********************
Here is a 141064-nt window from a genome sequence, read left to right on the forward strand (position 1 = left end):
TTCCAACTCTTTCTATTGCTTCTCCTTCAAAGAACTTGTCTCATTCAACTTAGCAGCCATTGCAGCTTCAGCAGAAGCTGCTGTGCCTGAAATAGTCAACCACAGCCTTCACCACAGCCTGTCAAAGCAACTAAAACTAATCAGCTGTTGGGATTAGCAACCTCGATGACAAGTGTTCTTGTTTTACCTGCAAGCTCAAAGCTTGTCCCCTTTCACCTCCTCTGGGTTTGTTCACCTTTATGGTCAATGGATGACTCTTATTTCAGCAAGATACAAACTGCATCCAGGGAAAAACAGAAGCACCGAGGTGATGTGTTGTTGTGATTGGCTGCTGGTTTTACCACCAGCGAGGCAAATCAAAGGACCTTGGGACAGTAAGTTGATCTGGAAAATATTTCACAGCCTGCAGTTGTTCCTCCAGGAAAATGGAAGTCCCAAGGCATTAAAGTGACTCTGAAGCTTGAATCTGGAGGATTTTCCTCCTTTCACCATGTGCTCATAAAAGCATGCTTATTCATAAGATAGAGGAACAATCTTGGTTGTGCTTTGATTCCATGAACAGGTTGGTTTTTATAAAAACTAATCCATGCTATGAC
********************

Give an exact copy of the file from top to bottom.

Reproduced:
Here is a 141064-nt window from a genome sequence, read left to right on the forward strand (position 1 = left end):
TTCCAACTCTTTCTATTGCTTCTCCTTCAAAGAACTTGTCTCATTCAACTTAGCAGCCATTGCAGCTTCAGCAGAAGCTGCTGTGCCTGAAATAGTCAACCACAGCCTTCACCACAGCCTGTCAAAGCAACTAAAACTAATCAGCTGTTGGGATTAGCAACCTCGATGACAAGTGTTCTTGTTTTACCTGCAAGCTCAAAGCTTGTCCCCTTTCACCTCCTCTGGGTTTGTTCACCTTTATGGTCAATGGATGACTCTTATTTCAGCAAGATACAAACTGCATCCAGGGAAAAACAGAAGCACCGAGGTGATGTGTTGTTGTGATTGGCTGCTGGTTTTACCACCAGCGAGGCAAATCAAAGGACCTTGGGACAGTAAGTTGATCTGGAAAATATTTCACAGCCTGCAGTTGTTCCTCCAGGAAAATGGAAGTCCCAAGGCATTAAAGTGACTCTGAAGCTTGAATCTGGAGGATTTTCCTCCTTTCACCATGTGCTCATAAAAGCATGCTTATTCATAAGATAGAGGAACAATCTTGGTTGTGCTTTGATTCCATGAACAGGTTGGTTTTTATAAAAACTAATCCATGCTATGAC